Also, Universal is not as expensive as Disney and most people who have visited both tell me Universal is the better value. You can often find specials on tickets for Universal Studios in Orlando – if you compare prices, the Universal deals are just more compelling than the Disney ticket deals.

How many parks? How fast?

Can you see both Universal Studios and Islands of Adventure parks in one day? If your little one is too small for the big rides, you can definitely do both parks in a day. The express pass that lets you pay a little extra to skip the general line is very good for saving time but if they run your card through their scanner, you can only go on the ride once. Having said that it’s possible to see both Universal Studios and Islands of Adventure in a day, why rush? You’ll end up needing a vacation to recover from your vacation.

Travel itinerary

Day 1

Universal Studios is up first. This park is mostly for the older kids. Start with Transformers. Then in order I suggest: Revenge of the Mummy, Men In Black Alien Attack, The Simpsons Ride, Despicable Me: Minion Mayhem. This can take all day without a Universal Express Pass.

Hopefully, you took my advice and got the pass so that you can see a show or two later in the day. The Universal Horror Make-up Show is cool. So is the mid-afternoon Superstar Character Parade. In the evening, Universal’s Cinematic Spectacular is worth seeing.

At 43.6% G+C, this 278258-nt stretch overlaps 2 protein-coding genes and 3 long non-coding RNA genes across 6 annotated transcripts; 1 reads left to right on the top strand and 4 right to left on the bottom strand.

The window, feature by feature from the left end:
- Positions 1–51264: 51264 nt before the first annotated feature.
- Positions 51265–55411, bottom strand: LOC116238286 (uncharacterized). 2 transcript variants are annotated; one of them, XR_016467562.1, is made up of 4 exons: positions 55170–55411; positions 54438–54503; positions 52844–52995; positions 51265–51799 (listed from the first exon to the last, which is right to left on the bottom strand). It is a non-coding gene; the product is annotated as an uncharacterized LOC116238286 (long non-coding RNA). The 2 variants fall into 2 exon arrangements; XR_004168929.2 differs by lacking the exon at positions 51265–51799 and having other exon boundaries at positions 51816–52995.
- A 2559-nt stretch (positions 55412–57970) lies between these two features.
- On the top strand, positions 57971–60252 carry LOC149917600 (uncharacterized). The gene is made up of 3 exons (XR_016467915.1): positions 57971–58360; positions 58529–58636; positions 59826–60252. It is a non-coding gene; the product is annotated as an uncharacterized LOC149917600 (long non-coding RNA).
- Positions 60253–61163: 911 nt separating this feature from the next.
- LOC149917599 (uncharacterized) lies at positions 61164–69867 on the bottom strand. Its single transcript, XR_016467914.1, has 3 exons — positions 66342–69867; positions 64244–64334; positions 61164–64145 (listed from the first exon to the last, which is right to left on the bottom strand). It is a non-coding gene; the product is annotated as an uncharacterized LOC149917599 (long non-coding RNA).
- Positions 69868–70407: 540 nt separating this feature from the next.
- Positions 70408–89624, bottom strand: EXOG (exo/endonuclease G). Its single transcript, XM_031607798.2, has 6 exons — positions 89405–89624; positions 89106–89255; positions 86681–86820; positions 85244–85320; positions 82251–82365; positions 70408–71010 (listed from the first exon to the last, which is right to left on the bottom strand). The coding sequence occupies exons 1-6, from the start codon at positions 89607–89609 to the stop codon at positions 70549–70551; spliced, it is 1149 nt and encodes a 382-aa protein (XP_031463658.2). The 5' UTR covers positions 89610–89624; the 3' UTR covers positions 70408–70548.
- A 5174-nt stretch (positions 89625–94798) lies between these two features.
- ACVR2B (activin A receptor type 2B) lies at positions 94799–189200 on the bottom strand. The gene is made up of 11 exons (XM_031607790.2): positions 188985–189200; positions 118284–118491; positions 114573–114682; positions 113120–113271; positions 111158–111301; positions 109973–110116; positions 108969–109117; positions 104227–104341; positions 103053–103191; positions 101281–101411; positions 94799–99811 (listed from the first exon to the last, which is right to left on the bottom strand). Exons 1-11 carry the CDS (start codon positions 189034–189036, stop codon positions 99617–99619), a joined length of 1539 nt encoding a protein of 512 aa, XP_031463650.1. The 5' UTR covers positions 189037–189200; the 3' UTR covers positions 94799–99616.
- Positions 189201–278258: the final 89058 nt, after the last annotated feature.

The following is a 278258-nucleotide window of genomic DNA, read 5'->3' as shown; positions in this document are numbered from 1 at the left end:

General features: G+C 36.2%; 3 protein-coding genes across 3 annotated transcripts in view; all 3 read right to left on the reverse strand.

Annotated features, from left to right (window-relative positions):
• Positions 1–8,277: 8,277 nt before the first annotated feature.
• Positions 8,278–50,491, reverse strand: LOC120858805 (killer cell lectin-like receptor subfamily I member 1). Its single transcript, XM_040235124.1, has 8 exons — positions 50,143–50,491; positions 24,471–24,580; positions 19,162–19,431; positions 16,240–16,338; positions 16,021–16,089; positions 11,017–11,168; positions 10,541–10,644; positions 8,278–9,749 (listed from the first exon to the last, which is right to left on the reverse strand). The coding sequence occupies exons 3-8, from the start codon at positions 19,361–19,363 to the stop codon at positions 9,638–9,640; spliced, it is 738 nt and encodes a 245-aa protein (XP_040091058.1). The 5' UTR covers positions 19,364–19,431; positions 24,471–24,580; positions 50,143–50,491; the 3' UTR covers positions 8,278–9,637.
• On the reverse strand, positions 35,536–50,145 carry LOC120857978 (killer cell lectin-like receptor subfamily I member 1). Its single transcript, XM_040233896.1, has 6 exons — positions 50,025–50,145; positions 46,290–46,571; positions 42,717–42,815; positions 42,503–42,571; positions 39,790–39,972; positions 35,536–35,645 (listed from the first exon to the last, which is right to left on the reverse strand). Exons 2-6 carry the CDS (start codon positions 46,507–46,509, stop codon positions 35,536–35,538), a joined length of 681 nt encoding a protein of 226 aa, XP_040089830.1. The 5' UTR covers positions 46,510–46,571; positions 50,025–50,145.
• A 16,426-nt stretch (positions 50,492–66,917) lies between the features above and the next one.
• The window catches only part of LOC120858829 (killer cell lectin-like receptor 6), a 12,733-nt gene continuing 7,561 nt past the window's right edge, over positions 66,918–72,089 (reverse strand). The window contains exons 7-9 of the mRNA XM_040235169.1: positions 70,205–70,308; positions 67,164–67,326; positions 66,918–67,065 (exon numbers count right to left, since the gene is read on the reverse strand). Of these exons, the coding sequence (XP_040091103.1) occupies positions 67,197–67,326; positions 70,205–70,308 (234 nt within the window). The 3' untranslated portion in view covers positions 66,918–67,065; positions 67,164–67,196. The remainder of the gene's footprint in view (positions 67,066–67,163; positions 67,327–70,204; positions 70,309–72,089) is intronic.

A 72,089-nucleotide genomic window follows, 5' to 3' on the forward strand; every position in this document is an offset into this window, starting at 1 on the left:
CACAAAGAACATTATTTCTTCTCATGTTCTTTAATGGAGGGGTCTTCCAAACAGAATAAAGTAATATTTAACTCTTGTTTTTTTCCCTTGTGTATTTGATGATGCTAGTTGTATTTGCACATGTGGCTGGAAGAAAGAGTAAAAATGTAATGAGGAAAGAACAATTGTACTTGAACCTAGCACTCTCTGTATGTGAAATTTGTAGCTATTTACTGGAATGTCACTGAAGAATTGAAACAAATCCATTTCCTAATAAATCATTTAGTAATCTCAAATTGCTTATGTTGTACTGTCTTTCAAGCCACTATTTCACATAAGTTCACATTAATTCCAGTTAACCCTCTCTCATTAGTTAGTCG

Dinner is at Universal City Walk. You have several choices. I chose the Hard Rock Cafe when I was there because the food is good and the rock star items on the walls are always fun.

Day 2

Islands of Adventure today. Those with older kids head left. toward central lagoon. Start with Spider-Man, then move on to Hulk (this can be an intense ride – it is not for everyone). Next up are two water rides- Dudley Do-Right and then Popeye. They will soak you.

Families with younger kids head right instead of left. Find Seuss Landing to enjoy the Dr. Seuss-inspired attractions there – Go for a ride on the High In The Sky Seuss Trolley Train Ride then visit One Fish, Two Fish, Red Fish, Blue Fish and The Cat in the Hat rides.

People of most ages should enjoy some Harry Potter action. The Hogwarts walk-through involves the Gryffindor common room and other memorable places. The very sweet non-alcoholic butterbeer is sort of a must-try even though most people don’t seem to crave butterbeer when they get back home.